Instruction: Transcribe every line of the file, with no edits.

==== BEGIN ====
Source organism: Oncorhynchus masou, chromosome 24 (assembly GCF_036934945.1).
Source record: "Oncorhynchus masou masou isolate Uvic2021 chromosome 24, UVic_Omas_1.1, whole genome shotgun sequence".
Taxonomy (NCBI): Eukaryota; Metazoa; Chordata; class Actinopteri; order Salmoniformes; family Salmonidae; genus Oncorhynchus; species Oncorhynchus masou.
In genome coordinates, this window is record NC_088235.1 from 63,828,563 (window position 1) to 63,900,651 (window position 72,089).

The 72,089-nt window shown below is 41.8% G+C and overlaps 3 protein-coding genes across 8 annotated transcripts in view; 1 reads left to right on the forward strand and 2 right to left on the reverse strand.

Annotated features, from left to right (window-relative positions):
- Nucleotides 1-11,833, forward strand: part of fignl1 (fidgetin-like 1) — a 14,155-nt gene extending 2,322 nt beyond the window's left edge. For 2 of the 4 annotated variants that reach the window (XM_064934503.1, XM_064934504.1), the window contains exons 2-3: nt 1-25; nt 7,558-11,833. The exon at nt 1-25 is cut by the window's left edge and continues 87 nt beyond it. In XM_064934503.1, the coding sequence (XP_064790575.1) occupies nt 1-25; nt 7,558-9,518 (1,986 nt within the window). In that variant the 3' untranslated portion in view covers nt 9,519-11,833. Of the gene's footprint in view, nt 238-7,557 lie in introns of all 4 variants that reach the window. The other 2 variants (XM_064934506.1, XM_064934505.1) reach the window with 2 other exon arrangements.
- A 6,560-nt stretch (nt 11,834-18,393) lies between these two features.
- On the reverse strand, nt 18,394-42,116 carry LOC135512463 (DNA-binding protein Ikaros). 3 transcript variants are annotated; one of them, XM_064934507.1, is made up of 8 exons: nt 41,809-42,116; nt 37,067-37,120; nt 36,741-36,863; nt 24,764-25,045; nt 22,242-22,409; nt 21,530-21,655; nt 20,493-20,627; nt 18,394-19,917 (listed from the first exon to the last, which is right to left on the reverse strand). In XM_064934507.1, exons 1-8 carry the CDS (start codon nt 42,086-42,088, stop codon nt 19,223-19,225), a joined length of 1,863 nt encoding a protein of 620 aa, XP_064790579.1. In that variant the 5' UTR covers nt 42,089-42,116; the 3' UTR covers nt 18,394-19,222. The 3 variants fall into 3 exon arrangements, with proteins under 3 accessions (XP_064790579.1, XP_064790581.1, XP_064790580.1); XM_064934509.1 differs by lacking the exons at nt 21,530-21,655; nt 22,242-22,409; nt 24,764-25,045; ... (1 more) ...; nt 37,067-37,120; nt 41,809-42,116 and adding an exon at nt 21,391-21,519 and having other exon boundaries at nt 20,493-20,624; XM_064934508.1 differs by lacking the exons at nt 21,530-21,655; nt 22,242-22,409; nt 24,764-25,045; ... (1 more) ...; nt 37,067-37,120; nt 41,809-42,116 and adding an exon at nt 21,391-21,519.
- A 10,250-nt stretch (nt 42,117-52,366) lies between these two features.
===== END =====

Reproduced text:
Source organism: Oncorhynchus masou, chromosome 24 (assembly GCF_036934945.1).
Source record: "Oncorhynchus masou masou isolate Uvic2021 chromosome 24, UVic_Omas_1.1, whole genome shotgun sequence".
Taxonomy (NCBI): Eukaryota; Metazoa; Chordata; class Actinopteri; order Salmoniformes; family Salmonidae; genus Oncorhynchus; species Oncorhynchus masou.
In genome coordinates, this window is record NC_088235.1 from 63,828,563 (window position 1) to 63,900,651 (window position 72,089).

The 72,089-nt window shown below is 41.8% G+C and overlaps 3 protein-coding genes across 8 annotated transcripts in view; 1 reads left to right on the forward strand and 2 right to left on the reverse strand.

Annotated features, from left to right (window-relative positions):
- Nucleotides 1-11,833, forward strand: part of fignl1 (fidgetin-like 1) — a 14,155-nt gene extending 2,322 nt beyond the window's left edge. For 2 of the 4 annotated variants that reach the window (XM_064934503.1, XM_064934504.1), the window contains exons 2-3: nt 1-25; nt 7,558-11,833. The exon at nt 1-25 is cut by the window's left edge and continues 87 nt beyond it. In XM_064934503.1, the coding sequence (XP_064790575.1) occupies nt 1-25; nt 7,558-9,518 (1,986 nt within the window). In that variant the 3' untranslated portion in view covers nt 9,519-11,833. Of the gene's footprint in view, nt 238-7,557 lie in introns of all 4 variants that reach the window. The other 2 variants (XM_064934506.1, XM_064934505.1) reach the window with 2 other exon arrangements.
- A 6,560-nt stretch (nt 11,834-18,393) lies between these two features.
- On the reverse strand, nt 18,394-42,116 carry LOC135512463 (DNA-binding protein Ikaros). 3 transcript variants are annotated; one of them, XM_064934507.1, is made up of 8 exons: nt 41,809-42,116; nt 37,067-37,120; nt 36,741-36,863; nt 24,764-25,045; nt 22,242-22,409; nt 21,530-21,655; nt 20,493-20,627; nt 18,394-19,917 (listed from the first exon to the last, which is right to left on the reverse strand). In XM_064934507.1, exons 1-8 carry the CDS (start codon nt 42,086-42,088, stop codon nt 19,223-19,225), a joined length of 1,863 nt encoding a protein of 620 aa, XP_064790579.1. In that variant the 5' UTR covers nt 42,089-42,116; the 3' UTR covers nt 18,394-19,222. The 3 variants fall into 3 exon arrangements, with proteins under 3 accessions (XP_064790579.1, XP_064790581.1, XP_064790580.1); XM_064934509.1 differs by lacking the exons at nt 21,530-21,655; nt 22,242-22,409; nt 24,764-25,045; ... (1 more) ...; nt 37,067-37,120; nt 41,809-42,116 and adding an exon at nt 21,391-21,519 and having other exon boundaries at nt 20,493-20,624; XM_064934508.1 differs by lacking the exons at nt 21,530-21,655; nt 22,242-22,409; nt 24,764-25,045; ... (1 more) ...; nt 37,067-37,120; nt 41,809-42,116 and adding an exon at nt 21,391-21,519.
- A 10,250-nt stretch (nt 42,117-52,366) lies between these two features.